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Your editorial is dead on, but more geography needs to be under scrutiny. There is crap to the west, in the middle and to the east. The good news is on my daily commute I can see who has been in an accident, what kind of mattresses are being stored under cover, and what kind of junk is being stored on a 22 acre parcel for sale: cars, refrigerators you name it. Is any of that stuff for sale? We live in a beautiful place and I guess people get de-sensitized or are too busy texting while driving to notice.
People, especially our leaders, talk about positive economic growth and development, but they continue to do nothing about the economically stifling visual blight of which you speak. In my view, this necessary clean-up comes under the category of low-hanging fruit. This is simple stuff, clean up the crap and it can’t possibly hurt the prospects for economic development.
Beyond the economic development issue is the issue of pride and self-respect. I am always amazed driving through small towns in Utah that they have either through ordinance or peer pressure made sure the people driving through their town have a clean and visually pleasing experience. Never mind what somebody has in his or her yard, as long as it does not negatively reflect on the community, neighbors or more importantly, for a tourist and second home driven economy, people passing through town.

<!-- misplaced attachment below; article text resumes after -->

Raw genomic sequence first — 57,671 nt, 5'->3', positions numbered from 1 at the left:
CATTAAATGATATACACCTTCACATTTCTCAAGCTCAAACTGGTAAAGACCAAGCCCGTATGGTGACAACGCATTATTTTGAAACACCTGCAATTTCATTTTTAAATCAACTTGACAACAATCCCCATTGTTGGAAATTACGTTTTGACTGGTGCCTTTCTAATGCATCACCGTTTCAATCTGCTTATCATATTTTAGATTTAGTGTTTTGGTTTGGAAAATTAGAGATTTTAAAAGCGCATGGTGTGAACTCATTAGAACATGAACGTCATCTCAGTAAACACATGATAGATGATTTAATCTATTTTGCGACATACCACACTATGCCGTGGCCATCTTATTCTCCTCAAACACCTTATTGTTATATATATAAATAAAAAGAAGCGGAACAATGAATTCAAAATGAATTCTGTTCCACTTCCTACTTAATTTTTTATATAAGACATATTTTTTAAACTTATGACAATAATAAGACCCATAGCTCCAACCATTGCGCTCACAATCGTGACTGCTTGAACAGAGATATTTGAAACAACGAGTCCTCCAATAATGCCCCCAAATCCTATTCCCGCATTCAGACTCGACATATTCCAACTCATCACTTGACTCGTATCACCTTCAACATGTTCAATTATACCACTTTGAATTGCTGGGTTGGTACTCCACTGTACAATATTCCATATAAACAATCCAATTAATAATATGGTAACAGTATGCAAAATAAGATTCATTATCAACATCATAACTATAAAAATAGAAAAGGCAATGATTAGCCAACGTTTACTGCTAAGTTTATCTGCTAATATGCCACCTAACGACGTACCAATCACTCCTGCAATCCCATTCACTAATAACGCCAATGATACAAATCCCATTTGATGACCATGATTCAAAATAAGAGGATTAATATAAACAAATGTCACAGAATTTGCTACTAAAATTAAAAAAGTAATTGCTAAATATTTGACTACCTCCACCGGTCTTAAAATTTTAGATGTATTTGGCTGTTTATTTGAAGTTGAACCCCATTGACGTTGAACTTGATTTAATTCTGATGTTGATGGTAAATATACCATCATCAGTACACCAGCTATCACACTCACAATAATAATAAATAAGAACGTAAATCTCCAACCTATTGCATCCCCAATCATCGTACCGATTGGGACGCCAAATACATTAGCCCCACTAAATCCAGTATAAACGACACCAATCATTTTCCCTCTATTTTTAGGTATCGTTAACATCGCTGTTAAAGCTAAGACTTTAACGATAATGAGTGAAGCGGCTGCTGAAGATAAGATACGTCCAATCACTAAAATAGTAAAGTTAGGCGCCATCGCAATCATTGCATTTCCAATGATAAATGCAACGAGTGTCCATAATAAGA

I can hear the, “this is my property I can do whatever I want crowd” already. That’s right, you can, but not when it begins to negatively impact the economic well being of the entire community. Since the economic decline of 2008, I have talked with politicians and county managers about cleaning up the place. I would like to publicly ask what progress has been made on that front in the last three years? It’s about time leadership throughout Pagosa is held accountable by actions, not endless words and excuses.
I am sure someone will speak up about the “tyranny of the majority” or “positive about Pagosa,” but let’s hope someone shows some leadership and gets things cleaned up. It can’t hurt business or the local economy, and it might even help.